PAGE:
The only problem is I hate changing lenses when conditions are poor (cold, rainy, dirty, etc.) Plus, when my wife is carrying a full backpack, she starts whining and complaining if I take too long metering, setting the aperture, and focusing. Also, you will inevitably end up missing a shot of the elusive Replendent Quetzal while you are frantically trying to change lenses.

Buy a cheap lens and try it out. If it isn't for you, you can always resell it for about what you paid for it.

02-12-2009, 04:03 PM   #9
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I'd go relatively small, light and cheap until your confidence in your skills grows to where you want to spend $500+ on great lenses.

So, take the more-than-adequate and versatile Sigma. I would also recommend finding a Pentax 135 f. 3.5 M lens. They are very affordable, small and the optical quality is very good. That focal length is quite useful too. If you want more length consider a decent Kenko 1.5x telephoto. With a good prime the optical degeneration is not too bad, especially if the light is bright enough.

Alternatively, the Tamron 70-300mm is available used for close to $100. I've taken it on long x-country ski trips and have always been surprised at how decent the images are. Really, that and your Sigma should be enough.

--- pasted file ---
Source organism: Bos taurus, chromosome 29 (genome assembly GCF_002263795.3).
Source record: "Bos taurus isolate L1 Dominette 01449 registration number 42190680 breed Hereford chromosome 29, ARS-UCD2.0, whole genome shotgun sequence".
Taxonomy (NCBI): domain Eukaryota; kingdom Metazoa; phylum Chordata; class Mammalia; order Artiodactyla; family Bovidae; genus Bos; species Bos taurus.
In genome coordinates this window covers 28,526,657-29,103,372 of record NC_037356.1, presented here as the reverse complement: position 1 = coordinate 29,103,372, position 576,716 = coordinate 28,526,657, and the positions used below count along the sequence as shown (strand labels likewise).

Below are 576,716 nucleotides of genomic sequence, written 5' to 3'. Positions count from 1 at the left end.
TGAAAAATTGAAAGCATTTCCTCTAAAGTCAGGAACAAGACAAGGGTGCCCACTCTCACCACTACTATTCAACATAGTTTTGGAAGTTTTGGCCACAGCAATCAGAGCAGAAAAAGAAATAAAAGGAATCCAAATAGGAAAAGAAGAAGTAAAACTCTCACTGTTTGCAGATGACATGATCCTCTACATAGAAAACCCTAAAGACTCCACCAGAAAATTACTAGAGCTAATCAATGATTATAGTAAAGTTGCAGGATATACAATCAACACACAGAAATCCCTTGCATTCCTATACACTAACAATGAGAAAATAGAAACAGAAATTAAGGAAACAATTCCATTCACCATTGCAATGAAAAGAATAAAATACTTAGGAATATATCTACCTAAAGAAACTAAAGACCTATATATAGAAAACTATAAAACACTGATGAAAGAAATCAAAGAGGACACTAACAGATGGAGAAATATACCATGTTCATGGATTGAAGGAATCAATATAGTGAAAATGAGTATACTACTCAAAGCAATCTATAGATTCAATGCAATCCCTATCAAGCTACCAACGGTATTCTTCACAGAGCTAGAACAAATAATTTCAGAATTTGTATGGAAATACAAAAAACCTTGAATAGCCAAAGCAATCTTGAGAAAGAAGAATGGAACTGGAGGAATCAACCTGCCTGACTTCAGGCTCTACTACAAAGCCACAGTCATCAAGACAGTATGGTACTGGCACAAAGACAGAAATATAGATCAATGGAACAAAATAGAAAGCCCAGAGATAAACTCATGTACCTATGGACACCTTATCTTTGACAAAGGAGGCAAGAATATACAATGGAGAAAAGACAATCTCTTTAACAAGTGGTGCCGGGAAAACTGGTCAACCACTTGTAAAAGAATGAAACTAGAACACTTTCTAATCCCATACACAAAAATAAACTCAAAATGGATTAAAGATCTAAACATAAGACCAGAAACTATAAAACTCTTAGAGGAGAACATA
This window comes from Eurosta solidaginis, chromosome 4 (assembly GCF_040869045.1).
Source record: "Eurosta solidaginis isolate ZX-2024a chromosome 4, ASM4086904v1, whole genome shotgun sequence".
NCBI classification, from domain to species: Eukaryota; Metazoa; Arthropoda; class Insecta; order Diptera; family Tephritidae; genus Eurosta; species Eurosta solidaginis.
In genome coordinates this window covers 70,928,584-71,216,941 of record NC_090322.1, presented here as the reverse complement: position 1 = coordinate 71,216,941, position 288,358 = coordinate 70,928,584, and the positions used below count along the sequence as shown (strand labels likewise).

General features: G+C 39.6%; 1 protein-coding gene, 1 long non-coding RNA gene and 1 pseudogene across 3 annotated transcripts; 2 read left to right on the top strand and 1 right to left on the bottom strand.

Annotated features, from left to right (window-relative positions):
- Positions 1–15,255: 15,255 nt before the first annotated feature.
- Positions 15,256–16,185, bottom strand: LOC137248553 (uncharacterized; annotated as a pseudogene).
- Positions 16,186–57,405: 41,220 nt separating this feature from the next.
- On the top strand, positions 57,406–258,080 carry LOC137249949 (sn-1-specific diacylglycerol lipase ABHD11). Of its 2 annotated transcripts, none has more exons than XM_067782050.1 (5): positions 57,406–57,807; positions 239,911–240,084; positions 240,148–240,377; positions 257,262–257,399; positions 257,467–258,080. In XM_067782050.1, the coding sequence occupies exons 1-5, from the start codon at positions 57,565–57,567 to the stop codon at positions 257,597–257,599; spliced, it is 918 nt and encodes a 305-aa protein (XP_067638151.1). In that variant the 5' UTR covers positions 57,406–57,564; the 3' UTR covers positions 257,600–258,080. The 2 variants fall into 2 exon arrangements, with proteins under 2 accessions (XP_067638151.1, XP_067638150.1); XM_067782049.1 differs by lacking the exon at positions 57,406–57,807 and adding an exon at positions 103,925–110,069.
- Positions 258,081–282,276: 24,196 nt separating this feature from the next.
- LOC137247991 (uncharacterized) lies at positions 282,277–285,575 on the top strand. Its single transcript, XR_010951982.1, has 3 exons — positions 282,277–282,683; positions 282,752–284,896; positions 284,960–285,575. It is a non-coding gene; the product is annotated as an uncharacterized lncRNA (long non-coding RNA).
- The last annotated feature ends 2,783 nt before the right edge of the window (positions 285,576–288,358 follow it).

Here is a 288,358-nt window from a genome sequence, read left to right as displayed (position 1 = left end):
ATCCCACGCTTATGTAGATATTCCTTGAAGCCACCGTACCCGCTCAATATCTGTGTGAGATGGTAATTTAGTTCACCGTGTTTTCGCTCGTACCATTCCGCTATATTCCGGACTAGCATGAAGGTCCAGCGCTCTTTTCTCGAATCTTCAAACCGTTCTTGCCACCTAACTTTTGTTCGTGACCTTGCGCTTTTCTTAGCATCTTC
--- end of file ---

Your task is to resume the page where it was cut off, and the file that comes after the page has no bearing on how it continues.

I'd then put any leftover money into a packable tripod. I'm not a big fan of monopods, though I take a nice Klomperdell monopod/trekking stick on hikes because I like the stick as a stick. I find that an Ultrapod 2 chest-supported mini-tripod is more stable for macros. REI sells them very reasonably.

One more thing, if you can bring a small flash do it. You can create amazing shots with a flash at dawn/dusk on the trail.

M
02-12-2009, 06:26 PM   #10
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I appreciate everyone's feedback so far. I live in a small town, so my only avenues for used lenses are ebay or a few other online retailers (adorama, b&h etc), and I'm finding the retail prices or closing prices on most of the lenses on ebay are higher than what people tend to quote in here. Am I missing some great place to get used lenses?
02-12-2009, 07:02 PM   #11
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Check the used departments and the clearance at various retailers. KEH has an on line presence, and I am told they are good people to deal with. Personally, I have had excellent results using Vintage Visuals Photographic in Calgary, Alberta, Canada. They have a lot of Pentax gear there. Prices are in $Cdn, so take off the exchange.